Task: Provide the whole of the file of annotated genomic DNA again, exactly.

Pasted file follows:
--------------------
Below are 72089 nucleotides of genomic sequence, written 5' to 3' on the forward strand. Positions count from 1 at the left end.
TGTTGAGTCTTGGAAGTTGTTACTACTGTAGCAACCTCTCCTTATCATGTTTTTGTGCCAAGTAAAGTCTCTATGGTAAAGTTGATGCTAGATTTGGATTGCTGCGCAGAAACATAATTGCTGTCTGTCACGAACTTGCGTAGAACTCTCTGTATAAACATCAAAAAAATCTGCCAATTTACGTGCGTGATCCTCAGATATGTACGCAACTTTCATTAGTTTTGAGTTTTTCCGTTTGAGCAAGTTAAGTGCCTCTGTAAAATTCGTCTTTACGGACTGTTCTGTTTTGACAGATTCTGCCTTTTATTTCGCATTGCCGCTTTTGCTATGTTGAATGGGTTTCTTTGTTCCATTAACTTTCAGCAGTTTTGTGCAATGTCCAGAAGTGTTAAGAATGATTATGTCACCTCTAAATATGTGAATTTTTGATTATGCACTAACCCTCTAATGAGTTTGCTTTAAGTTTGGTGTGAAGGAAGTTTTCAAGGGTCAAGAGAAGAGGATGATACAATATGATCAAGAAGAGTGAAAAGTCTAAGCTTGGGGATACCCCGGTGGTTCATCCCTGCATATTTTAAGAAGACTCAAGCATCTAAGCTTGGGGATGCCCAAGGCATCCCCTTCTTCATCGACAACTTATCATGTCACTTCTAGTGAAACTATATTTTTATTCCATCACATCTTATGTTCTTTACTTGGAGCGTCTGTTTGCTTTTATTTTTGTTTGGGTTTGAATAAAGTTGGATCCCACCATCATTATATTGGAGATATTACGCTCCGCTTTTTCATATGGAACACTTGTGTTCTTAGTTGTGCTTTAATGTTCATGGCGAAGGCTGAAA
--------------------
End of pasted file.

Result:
Below are 72089 nucleotides of genomic sequence, written 5' to 3' on the forward strand. Positions count from 1 at the left end.
TGTTGAGTCTTGGAAGTTGTTACTACTGTAGCAACCTCTCCTTATCATGTTTTTGTGCCAAGTAAAGTCTCTATGGTAAAGTTGATGCTAGATTTGGATTGCTGCGCAGAAACATAATTGCTGTCTGTCACGAACTTGCGTAGAACTCTCTGTATAAACATCAAAAAAATCTGCCAATTTACGTGCGTGATCCTCAGATATGTACGCAACTTTCATTAGTTTTGAGTTTTTCCGTTTGAGCAAGTTAAGTGCCTCTGTAAAATTCGTCTTTACGGACTGTTCTGTTTTGACAGATTCTGCCTTTTATTTCGCATTGCCGCTTTTGCTATGTTGAATGGGTTTCTTTGTTCCATTAACTTTCAGCAGTTTTGTGCAATGTCCAGAAGTGTTAAGAATGATTATGTCACCTCTAAATATGTGAATTTTTGATTATGCACTAACCCTCTAATGAGTTTGCTTTAAGTTTGGTGTGAAGGAAGTTTTCAAGGGTCAAGAGAAGAGGATGATACAATATGATCAAGAAGAGTGAAAAGTCTAAGCTTGGGGATACCCCGGTGGTTCATCCCTGCATATTTTAAGAAGACTCAAGCATCTAAGCTTGGGGATGCCCAAGGCATCCCCTTCTTCATCGACAACTTATCATGTCACTTCTAGTGAAACTATATTTTTATTCCATCACATCTTATGTTCTTTACTTGGAGCGTCTGTTTGCTTTTATTTTTGTTTGGGTTTGAATAAAGTTGGATCCCACCATCATTATATTGGAGATATTACGCTCCGCTTTTTCATATGGAACACTTGTGTTCTTAGTTGTGCTTTAATGTTCATGGCGAAGGCTGAAA